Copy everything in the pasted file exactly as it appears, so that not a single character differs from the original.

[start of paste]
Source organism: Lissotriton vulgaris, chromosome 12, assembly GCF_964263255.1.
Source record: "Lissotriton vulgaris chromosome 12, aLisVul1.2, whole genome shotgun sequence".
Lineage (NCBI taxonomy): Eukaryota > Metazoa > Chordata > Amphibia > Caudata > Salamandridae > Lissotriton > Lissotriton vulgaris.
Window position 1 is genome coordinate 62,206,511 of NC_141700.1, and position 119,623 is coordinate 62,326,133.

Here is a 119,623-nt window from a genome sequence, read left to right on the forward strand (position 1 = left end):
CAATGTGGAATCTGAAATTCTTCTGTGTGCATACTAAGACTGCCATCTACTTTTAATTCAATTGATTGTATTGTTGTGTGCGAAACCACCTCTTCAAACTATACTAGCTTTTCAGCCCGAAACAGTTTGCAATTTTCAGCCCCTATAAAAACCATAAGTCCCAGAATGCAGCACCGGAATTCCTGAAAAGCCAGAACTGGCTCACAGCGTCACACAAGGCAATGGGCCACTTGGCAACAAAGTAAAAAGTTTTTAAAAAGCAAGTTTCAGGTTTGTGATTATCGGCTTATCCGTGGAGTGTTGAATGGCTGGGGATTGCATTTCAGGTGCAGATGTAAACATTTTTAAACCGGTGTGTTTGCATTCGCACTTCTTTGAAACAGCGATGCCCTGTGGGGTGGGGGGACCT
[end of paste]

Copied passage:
Source organism: Lissotriton vulgaris, chromosome 12, assembly GCF_964263255.1.
Source record: "Lissotriton vulgaris chromosome 12, aLisVul1.2, whole genome shotgun sequence".
Lineage (NCBI taxonomy): Eukaryota > Metazoa > Chordata > Amphibia > Caudata > Salamandridae > Lissotriton > Lissotriton vulgaris.
Window position 1 is genome coordinate 62,206,511 of NC_141700.1, and position 119,623 is coordinate 62,326,133.

Here is a 119,623-nt window from a genome sequence, read left to right on the forward strand (position 1 = left end):
CAATGTGGAATCTGAAATTCTTCTGTGTGCATACTAAGACTGCCATCTACTTTTAATTCAATTGATTGTATTGTTGTGTGCGAAACCACCTCTTCAAACTATACTAGCTTTTCAGCCCGAAACAGTTTGCAATTTTCAGCCCCTATAAAAACCATAAGTCCCAGAATGCAGCACCGGAATTCCTGAAAAGCCAGAACTGGCTCACAGCGTCACACAAGGCAATGGGCCACTTGGCAACAAAGTAAAAAGTTTTTAAAAAGCAAGTTTCAGGTTTGTGATTATCGGCTTATCCGTGGAGTGTTGAATGGCTGGGGATTGCATTTCAGGTGCAGATGTAAACATTTTTAAACCGGTGTGTTTGCATTCGCACTTCTTTGAAACAGCGATGCCCTGTGGGGTGGGGGGACCT